Scientists start work on India’s first Red List of Fungi
At a time when nature is reported to be declining globally at unprecedented rates, a Dehradun-based scientist has started work on preparing the first Red-List of Macro-Fungi (generally called mushrooms) of India. The Mohamed bin Zayed Species Conservation Fund has funded a project “Preparing Red-List of Macro-Fungi of India” to be undertaken by NSK Harsh, retired senior scientist of Forest Research Institute. Harsh is also a member of International Union for Conservation of Nature (IUCN) Species Survival Commission – Mushrooms, Brackets and Puffballs Species Specialist Group 2013-2016; 2017-2020. This is going to be the first Red-List of fungi from the country.
Nature is declining globally at rates unprecedented in human history — and the rate of species extinctions is accelerating, with grave impacts on people around the world now likely, warns a landmark new report from the Intergovernmental Science-Policy Platform on Biodiversity and Ecosystem Services (IPBES), the summary of which was approved at the 7th session of the IPBES Plenary, meeting held recently in Paris.
India is one of the geographically and strategically important countries of Asia continent which has four biodiversity hotspots: the Himalaya – Western and Eastern Himalaya form part of global biodiversity hotspot; The Western Ghats – part of Western Ghats-Sri Lanka global biodiversity hotspot; North East India – part of Indo-Burma biodiversity global hotspot, and Nicobar Islands – part of Sundaland global biodiversity hotspot. India contributes largely to the biodiversity of the continent in animals, plants, fungi and other life forms. The IUCN has issued guidelines for preparing Red List of organisms which is an alert for the governments to value and protect taxa after knowing about their threat status. There is more talk on threats to animals and plants with importance accorded to their conservation. However, only one macrofungus and two lichenised fungi were included in the IUCN Red List of Threatened Species of 17,291 animal, plant and fungal species globally red listed (IUCN 2010). Thirty three species of fungi have been included in Final Red List assessment published on the IUCN Red List of Threatened Species Version 2017-2 while it listed 12,723 species of animals and 11,674 species of plants as threatened.
Though fungi constitute the second largest kingdom of life, they hardly found a mention in most conservation strategies possibly because only a few fungi are considered for Red List status. The fungi are also facing the threats to their existence due to loss of habitat and hosts, over exploitation, climate change, developmental activities, pollution and other factors. While more efforts are made for conservation of animals and plants, fungal conservation is seldom deliberated and targeted by the conservationists. The Global Fungal Red List Initiative is an effort to facilitate and coordinate concerted efforts by the global mycological community about fungal conservation needs. Some countries like Bulgaria and 36 countries of Europe (European Council of Fungal Conservation) have prepared their Red List of Fungi. It is imperative for the experts in India to develop a Red List of Fungi for the country so that the government and policy makers may become aware of their conservation needs. Knowing the RET (Rare, Endangered and Threatened) status of the fungi will help in taking up conservation measures including their habitats, said Harsh.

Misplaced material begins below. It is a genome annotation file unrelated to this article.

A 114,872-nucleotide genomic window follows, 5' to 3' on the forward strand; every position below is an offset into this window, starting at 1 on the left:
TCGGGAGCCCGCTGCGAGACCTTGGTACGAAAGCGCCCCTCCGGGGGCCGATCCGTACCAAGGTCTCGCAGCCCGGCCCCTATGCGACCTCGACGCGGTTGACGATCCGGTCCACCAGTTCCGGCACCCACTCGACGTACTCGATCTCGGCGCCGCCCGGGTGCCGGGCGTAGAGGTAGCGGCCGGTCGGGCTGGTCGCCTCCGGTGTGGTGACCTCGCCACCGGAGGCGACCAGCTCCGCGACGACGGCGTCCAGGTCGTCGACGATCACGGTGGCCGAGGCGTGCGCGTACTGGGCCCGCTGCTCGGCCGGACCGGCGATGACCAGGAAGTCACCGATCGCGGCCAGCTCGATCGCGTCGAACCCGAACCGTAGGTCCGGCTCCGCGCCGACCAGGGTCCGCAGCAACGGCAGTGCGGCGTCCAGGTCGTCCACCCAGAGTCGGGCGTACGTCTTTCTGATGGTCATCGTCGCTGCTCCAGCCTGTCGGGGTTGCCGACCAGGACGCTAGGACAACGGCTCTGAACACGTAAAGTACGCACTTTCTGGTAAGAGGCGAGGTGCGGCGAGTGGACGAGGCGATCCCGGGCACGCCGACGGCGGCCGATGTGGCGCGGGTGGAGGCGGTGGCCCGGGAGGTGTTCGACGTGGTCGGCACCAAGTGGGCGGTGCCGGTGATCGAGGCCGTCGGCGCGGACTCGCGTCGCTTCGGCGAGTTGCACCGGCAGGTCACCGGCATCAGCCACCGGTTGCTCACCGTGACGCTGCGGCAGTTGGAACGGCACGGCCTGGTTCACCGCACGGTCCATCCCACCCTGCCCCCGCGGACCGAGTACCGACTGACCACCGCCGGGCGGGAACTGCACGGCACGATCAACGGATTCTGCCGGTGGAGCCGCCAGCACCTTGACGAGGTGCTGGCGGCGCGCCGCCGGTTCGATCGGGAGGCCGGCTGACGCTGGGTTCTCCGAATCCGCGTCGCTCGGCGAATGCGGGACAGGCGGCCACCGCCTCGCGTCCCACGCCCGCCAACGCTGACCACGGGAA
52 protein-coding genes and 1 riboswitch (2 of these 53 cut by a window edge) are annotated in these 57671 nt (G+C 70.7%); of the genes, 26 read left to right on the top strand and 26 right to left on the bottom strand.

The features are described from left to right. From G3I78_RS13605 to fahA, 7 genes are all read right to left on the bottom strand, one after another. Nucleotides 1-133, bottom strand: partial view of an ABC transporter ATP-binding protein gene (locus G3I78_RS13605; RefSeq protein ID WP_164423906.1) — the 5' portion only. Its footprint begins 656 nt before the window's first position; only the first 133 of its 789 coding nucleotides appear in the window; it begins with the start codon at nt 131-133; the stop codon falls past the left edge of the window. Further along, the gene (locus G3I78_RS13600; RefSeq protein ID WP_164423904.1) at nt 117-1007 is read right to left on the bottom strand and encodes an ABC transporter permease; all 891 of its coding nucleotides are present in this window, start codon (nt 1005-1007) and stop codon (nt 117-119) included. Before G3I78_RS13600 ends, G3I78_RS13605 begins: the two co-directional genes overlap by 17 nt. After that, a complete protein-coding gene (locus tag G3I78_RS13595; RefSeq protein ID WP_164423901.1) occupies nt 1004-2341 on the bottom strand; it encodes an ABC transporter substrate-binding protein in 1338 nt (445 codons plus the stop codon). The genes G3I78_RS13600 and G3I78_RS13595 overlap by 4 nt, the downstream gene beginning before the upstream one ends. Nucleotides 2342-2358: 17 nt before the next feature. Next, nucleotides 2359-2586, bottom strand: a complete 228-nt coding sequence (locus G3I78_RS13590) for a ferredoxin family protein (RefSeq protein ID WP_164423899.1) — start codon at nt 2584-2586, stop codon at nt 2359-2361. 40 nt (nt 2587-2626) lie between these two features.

He adds, “Fungi also need conservation efforts by the countries as they are the important organisms in the ecosystem and play crucial role in nutrient recycling. The growth of large urban areas, construction activities such as dams, buildings and roads, encroachment on vast areas of forest lands for extension of arable expanses and mining operations are examples of direct onslaughts on nature which have steadily depleted biodiversity. Fungal diversity cannot remain unaffected due to anthropogenic activities.Human activities are undoubtedly driving some fungi into extinction. We don’t know which or how many are being lost, and it is absurd for anyone to suggest that we are losing two species each week or twenty each day. Out of about 27,500 fungal species reported from India, 25 per cent are macrofungi. However, no Red List of Fungi of India has been prepared so far. Preparing a Red List of Fungi in India using IUCN guidelines is a necessity to impress upon the policy makers and conservationists. The initiative will attract, educate, engage, and facilitate activities by both professional and amateur mycologists in fungal conservation in India. Apart from playing a vital role in ecology, some macrofungi (mushrooms) are edible while others have medicinal properties.”
Scientists in various parts of India are also involved in this project. Additionally, works of other researchers working on macrofungi of the country is also being accessed and taken into consideration.
Monday, 13 May 2019 | PNS | Dehradun
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